Halfway between the Echo Dot and the Fire TV, Amazon had marketed in 2018 its first Fire TV Cube across the Atlantic. Two years later, the multimedia box is available in France in a second generation that clearly does not lack assets.
Design and connectors
With its 8.6 cm side, the second-generation Fire TV Cube is a small, shiny black plastic box. The only notable fancy is its matte upper side, which groups together all the buttons needed to operate the device, from volume control to microphone pause, also located on the upper side of the terminal. Nothing very original then. However, this apparent simplicity is far from being a defect: not only does the Fire TV Cube fit into any environment, but it also knows how to be forgotten.
As for connections, there are several inputs on the back of the device:
- A power port
- An HDMI port, which connects the device to the TV
- A socket for the infrared extension cable for the remote control
- A USB-C port, which allows you to connect the Fire TV Cube directly via an Ethernet cable
Four connectors in total, that’s not much. For example, we would have appreciated being able to use the cube as a multimedia viewing hub, by adding a USB or SD port. But at a time when most content is available via SVOD services or digital rental, this is enough for most uses.
For its accessories, the Fire TV Cube once again plays the simplicity card. The device comes with a power supply, a Bluetooth remote control (which can be replaced by a universal model thanks to the infrared extension cable provided), and a USB-C to Ethernet adapter, to skip the Wi-Fi step. Beware, the RJ45 and HDMI cables are not included.
Putting it into operation and use
As with the Fire TV Sticks, installation of the Fire TV Cube is rock-solid. All you have to do is plug the power cable into the device and connect it to a TV with an HDMI cable. After entering the WiFi code, going through a quick startup tutorial and making the necessary updates, the cube is ready to use.
Once it is up and running, the interface is similar to the other products in the range. The Fire OS, Amazon’s in-house operating system, is present. It allows you to navigate between the different applications compatible with the device, from Disney+ to Netflix, including Amazon Prime Video, of course. There are some disappointments here, since unlike the multimedia boxes of the competition, the Fire TV Cube only displays its own content. Only Prime Video movies and series are thus proposed in the recommendations section, or continue reading. To access other applications, it is necessary to launch them beforehand, either manually or via voice command. In addition, some applications are missing, such as Salto, Telefoot or OCS for example. However, the navigation is particularly fluid and pleasant. The voice commands are very responsive, and have the merit of rarely being wrong.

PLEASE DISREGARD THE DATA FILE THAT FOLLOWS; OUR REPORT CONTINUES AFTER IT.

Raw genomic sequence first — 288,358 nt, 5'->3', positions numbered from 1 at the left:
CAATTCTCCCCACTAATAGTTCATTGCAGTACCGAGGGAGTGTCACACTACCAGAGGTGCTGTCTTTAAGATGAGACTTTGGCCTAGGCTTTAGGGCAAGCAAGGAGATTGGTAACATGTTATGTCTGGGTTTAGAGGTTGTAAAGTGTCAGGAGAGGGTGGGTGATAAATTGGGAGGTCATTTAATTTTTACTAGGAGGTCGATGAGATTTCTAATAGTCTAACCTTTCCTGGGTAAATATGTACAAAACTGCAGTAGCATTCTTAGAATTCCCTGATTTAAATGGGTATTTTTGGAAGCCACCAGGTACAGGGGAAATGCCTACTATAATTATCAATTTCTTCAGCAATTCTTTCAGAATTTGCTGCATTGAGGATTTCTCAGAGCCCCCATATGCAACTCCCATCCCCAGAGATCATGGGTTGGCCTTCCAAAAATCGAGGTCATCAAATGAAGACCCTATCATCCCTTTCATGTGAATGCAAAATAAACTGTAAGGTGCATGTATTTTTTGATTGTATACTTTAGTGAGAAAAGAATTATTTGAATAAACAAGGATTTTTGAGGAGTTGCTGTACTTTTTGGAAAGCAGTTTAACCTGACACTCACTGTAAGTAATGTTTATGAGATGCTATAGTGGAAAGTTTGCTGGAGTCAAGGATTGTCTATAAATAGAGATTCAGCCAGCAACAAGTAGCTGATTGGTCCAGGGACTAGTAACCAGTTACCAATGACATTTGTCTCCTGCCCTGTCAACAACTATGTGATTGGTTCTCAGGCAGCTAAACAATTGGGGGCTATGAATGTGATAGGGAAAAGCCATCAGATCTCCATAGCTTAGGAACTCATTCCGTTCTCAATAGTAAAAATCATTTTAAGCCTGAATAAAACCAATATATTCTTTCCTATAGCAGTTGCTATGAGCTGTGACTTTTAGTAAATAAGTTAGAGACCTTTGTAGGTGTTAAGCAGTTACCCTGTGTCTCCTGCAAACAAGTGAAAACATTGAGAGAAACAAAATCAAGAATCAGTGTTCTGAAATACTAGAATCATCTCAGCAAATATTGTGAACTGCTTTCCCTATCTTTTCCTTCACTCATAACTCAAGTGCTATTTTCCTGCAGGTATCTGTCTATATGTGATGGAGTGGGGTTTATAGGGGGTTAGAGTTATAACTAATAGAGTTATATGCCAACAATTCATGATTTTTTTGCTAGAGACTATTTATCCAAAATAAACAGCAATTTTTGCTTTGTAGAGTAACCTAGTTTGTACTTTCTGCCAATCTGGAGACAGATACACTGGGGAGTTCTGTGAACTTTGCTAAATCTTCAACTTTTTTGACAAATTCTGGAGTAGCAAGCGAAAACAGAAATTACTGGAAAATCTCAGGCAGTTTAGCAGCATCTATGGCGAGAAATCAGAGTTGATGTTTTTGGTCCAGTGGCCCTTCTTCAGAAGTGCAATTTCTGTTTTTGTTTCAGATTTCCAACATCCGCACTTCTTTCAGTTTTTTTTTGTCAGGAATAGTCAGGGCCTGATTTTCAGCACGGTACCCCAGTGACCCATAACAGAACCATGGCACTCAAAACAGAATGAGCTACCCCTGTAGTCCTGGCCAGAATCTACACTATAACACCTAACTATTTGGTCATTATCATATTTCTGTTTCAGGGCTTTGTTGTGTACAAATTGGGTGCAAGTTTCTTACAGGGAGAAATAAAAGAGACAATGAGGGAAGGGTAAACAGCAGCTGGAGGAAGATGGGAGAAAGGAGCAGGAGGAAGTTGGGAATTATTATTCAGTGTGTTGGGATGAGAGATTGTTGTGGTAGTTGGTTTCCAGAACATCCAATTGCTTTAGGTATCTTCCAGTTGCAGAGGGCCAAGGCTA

Audio and video quality
In terms of audio quality, the Fire TV Cube supports several HDR standards, including HDR10+ and Dolby Vision. Regarding sound, the device is compatible with Dolby Atmos. Thanks to its HDMI 2.0 connection, it also supports 4K video streams at 60 fps. In practical terms, then, nothing seems to distinguish the Fire TV Cube from the Fire TV Stick 4K, except for the ability for the Cube to operate independently of the TV. Under the hood, we find an ARM haxacore chip with 2 GB of RAM and 16 GB of storage.
It’s no surprise that while the audio support is very satisfactory, the audio quality of the Fire TV Cube itself is much less so. Nothing very restrictive, since the latter is generally only used to acquiesce to our requests, but at this price, we would still have hoped for a little better.
Unlike the Fire TV Stick, Amazon’s Cube allows hands-free use through the Amazon Alexa voice assistant. On a daily basis, the functionality proves to be rather practical and very reactive. It is thus possible to launch its content directly by voice, but also to change the volume, ask for the time, communicate with other objects in the Amazon ecosystem … and even tell (lame) jokes. When it comes to voice assistants, each company has its own specificities. However, we must admit that Alexa fulfills its role perfectly, to the point of being completely forgotten in the room. And for those who don’t really want to be constantly spied on by the Fire TV Cube, a button on the device allows you to manually turn off the microphones.
Listed at €119.99, the Fire TV Cube is priced almost twice as high as the Fire TV Stick 4K model. That’s a bit expensive, especially since, apart from a few improvements, both devices offer exactly the same functions, both hardware and software. It’s available exclusively on Amazon, and benefits from regular discounts on the merchant site.